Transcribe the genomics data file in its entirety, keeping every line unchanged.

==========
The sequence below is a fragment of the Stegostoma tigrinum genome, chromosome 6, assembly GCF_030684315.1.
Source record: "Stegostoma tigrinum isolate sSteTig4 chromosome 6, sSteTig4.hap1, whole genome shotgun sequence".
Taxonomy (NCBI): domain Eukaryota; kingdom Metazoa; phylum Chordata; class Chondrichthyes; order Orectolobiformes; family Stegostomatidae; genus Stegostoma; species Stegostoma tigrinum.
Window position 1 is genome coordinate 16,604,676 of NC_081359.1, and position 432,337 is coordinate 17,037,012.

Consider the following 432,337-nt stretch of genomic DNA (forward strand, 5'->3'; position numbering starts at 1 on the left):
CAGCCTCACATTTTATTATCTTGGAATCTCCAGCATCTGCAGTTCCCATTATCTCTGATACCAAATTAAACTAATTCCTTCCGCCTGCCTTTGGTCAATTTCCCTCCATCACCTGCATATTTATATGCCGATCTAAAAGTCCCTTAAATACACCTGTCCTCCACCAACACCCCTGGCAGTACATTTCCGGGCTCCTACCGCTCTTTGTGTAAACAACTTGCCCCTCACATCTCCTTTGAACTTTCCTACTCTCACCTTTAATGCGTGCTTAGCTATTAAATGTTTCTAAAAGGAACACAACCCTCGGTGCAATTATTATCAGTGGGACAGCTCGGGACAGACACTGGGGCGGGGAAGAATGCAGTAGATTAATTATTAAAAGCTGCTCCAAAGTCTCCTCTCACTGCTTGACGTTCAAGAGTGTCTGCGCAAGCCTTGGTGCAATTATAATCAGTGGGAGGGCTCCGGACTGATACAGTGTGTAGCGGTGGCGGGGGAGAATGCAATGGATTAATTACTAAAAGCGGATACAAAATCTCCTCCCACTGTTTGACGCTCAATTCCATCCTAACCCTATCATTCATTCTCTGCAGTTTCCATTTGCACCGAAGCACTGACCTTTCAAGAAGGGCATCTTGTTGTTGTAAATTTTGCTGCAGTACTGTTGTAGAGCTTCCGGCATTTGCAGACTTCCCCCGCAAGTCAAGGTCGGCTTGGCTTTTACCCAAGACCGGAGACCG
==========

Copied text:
The sequence below is a fragment of the Stegostoma tigrinum genome, chromosome 6, assembly GCF_030684315.1.
Source record: "Stegostoma tigrinum isolate sSteTig4 chromosome 6, sSteTig4.hap1, whole genome shotgun sequence".
Taxonomy (NCBI): domain Eukaryota; kingdom Metazoa; phylum Chordata; class Chondrichthyes; order Orectolobiformes; family Stegostomatidae; genus Stegostoma; species Stegostoma tigrinum.
Window position 1 is genome coordinate 16,604,676 of NC_081359.1, and position 432,337 is coordinate 17,037,012.

Consider the following 432,337-nt stretch of genomic DNA (forward strand, 5'->3'; position numbering starts at 1 on the left):
CAGCCTCACATTTTATTATCTTGGAATCTCCAGCATCTGCAGTTCCCATTATCTCTGATACCAAATTAAACTAATTCCTTCCGCCTGCCTTTGGTCAATTTCCCTCCATCACCTGCATATTTATATGCCGATCTAAAAGTCCCTTAAATACACCTGTCCTCCACCAACACCCCTGGCAGTACATTTCCGGGCTCCTACCGCTCTTTGTGTAAACAACTTGCCCCTCACATCTCCTTTGAACTTTCCTACTCTCACCTTTAATGCGTGCTTAGCTATTAAATGTTTCTAAAAGGAACACAACCCTCGGTGCAATTATTATCAGTGGGACAGCTCGGGACAGACACTGGGGCGGGGAAGAATGCAGTAGATTAATTATTAAAAGCTGCTCCAAAGTCTCCTCTCACTGCTTGACGTTCAAGAGTGTCTGCGCAAGCCTTGGTGCAATTATAATCAGTGGGAGGGCTCCGGACTGATACAGTGTGTAGCGGTGGCGGGGGAGAATGCAATGGATTAATTACTAAAAGCGGATACAAAATCTCCTCCCACTGTTTGACGCTCAATTCCATCCTAACCCTATCATTCATTCTCTGCAGTTTCCATTTGCACCGAAGCACTGACCTTTCAAGAAGGGCATCTTGTTGTTGTAAATTTTGCTGCAGTACTGTTGTAGAGCTTCCGGCATTTGCAGACTTCCCCCGCAAGTCAAGGTCGGCTTGGCTTTTACCCAAGACCGGAGACCG